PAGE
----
Today’s readings ask us if we can view Lent as an invitation to build our relationship with God and adhere to his commandments more closely, with the ultimate goal of spending eternity with him in Heaven.
The first reading explains how we are to treat the law God sent us through Moses. But these commandments come with a promise: if we follow them, we may “enter in and take possession” of the Heavenly Kingdom God has prepared for us. The entire observation of Lent is a preparation for the remembrance and continued celebration of Jesus’ ultimate sacrifice. It was through this sacrifice that Jesus fulfills the covenant set forth in the Old Testament, which Jesus references in today’s Gospel. Personally, I have come to see Lent as a time to help refocus on how I can better follow God’s will in my life so as to more fully participate in that covenant with God.
This challenge of more closely following God throughout Lent is often a daunting one and one that I often find myself reluctant to accept in the days preceding Ash Wednesday. However, soon after, I realize that Lent is not so much a challenge as it is an invitation. What really strikes me about the first reading is how accessible God sounds in the Scripture. The first reading asks us, “For what great nation is there that has gods so close to it as the Lord, our God, is to us whenever we call upon him?” (Deut. 4:7). And how wonderfully true that is! Prayer is our steady and unceasing conversation with God. It certainly is comforting to think of how easily we can offer up a thanksgiving, petition, or praise to God with the full knowledge that he is constantly listening and interacting with us.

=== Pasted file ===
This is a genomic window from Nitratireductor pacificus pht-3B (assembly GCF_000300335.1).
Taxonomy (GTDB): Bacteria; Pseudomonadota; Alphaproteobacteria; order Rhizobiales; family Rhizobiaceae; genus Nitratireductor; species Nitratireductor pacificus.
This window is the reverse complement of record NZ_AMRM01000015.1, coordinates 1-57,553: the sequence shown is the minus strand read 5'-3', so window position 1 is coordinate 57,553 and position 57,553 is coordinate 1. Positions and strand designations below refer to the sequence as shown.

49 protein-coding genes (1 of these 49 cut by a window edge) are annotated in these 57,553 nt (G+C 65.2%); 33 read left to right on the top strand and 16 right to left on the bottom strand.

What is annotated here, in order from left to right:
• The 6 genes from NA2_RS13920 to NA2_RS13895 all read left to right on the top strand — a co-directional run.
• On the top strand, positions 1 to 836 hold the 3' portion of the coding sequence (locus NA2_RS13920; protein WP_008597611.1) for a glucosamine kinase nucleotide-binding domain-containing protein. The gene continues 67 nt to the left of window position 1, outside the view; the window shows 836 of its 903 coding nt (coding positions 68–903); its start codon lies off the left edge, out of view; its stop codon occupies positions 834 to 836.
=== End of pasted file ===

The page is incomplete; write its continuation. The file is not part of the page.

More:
I love to consider the little ways that God intervenes in my life on a regular basis. It could be through the beautiful spring sunshine, appreciating God’s gift of my mind as I learn a new concept, the boisterous greeting of a friend, or simply in the silence of our church here on campus, but when I decide to notice, he is right here all around me. There is no doubt that he is accessible and trying to make himself known in our daily lives. With him at our beck and call via the power of prayer and recognizing his ceaseless participation in our lives, we can only agree with the first reading that our God is truly an accessible God.
Finally, taking into account God’s immediate accessibility, the invitation to deepen our relationship with God through Lent seems so much less daunting. Building upon that relationship to more closely follow his commandments and to fulfill our side of the covenant is a wonderful way to recognize the celebration of the fulfillment of our covenant during Holy Week.
Together let us explore new ways to experience God in recognition of our never-ending covenant with him throughout this Lenten season.